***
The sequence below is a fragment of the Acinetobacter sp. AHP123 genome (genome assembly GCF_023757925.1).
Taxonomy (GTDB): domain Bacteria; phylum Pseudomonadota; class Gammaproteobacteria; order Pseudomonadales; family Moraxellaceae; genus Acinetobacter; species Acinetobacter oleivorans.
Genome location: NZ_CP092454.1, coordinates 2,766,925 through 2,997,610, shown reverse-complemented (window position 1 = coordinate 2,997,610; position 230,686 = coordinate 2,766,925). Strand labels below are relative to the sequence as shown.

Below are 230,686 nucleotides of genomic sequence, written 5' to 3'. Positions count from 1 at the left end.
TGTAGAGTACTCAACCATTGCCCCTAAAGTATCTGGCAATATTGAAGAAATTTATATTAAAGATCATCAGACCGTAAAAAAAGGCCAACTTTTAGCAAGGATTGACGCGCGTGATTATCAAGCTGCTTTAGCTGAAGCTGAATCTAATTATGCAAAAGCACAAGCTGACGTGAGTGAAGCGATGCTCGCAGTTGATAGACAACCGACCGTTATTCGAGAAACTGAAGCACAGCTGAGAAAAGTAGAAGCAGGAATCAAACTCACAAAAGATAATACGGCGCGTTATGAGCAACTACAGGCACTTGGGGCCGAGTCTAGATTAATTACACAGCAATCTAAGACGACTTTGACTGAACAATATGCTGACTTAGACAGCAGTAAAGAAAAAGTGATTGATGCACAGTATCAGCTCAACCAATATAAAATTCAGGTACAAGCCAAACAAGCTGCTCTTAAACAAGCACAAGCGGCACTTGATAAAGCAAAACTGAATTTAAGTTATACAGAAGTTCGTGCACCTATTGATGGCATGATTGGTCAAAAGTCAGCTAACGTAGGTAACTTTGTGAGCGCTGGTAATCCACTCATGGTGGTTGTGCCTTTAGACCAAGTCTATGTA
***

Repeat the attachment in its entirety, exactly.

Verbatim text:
The sequence below is a fragment of the Acinetobacter sp. AHP123 genome (genome assembly GCF_023757925.1).
Taxonomy (GTDB): domain Bacteria; phylum Pseudomonadota; class Gammaproteobacteria; order Pseudomonadales; family Moraxellaceae; genus Acinetobacter; species Acinetobacter oleivorans.
Genome location: NZ_CP092454.1, coordinates 2,766,925 through 2,997,610, shown reverse-complemented (window position 1 = coordinate 2,997,610; position 230,686 = coordinate 2,766,925). Strand labels below are relative to the sequence as shown.

Below are 230,686 nucleotides of genomic sequence, written 5' to 3'. Positions count from 1 at the left end.
TGTAGAGTACTCAACCATTGCCCCTAAAGTATCTGGCAATATTGAAGAAATTTATATTAAAGATCATCAGACCGTAAAAAAAGGCCAACTTTTAGCAAGGATTGACGCGCGTGATTATCAAGCTGCTTTAGCTGAAGCTGAATCTAATTATGCAAAAGCACAAGCTGACGTGAGTGAAGCGATGCTCGCAGTTGATAGACAACCGACCGTTATTCGAGAAACTGAAGCACAGCTGAGAAAAGTAGAAGCAGGAATCAAACTCACAAAAGATAATACGGCGCGTTATGAGCAACTACAGGCACTTGGGGCCGAGTCTAGATTAATTACACAGCAATCTAAGACGACTTTGACTGAACAATATGCTGACTTAGACAGCAGTAAAGAAAAAGTGATTGATGCACAGTATCAGCTCAACCAATATAAAATTCAGGTACAAGCCAAACAAGCTGCTCTTAAACAAGCACAAGCGGCACTTGATAAAGCAAAACTGAATTTAAGTTATACAGAAGTTCGTGCACCTATTGATGGCATGATTGGTCAAAAGTCAGCTAACGTAGGTAACTTTGTGAGCGCTGGTAATCCACTCATGGTGGTTGTGCCTTTAGACCAAGTCTATGTA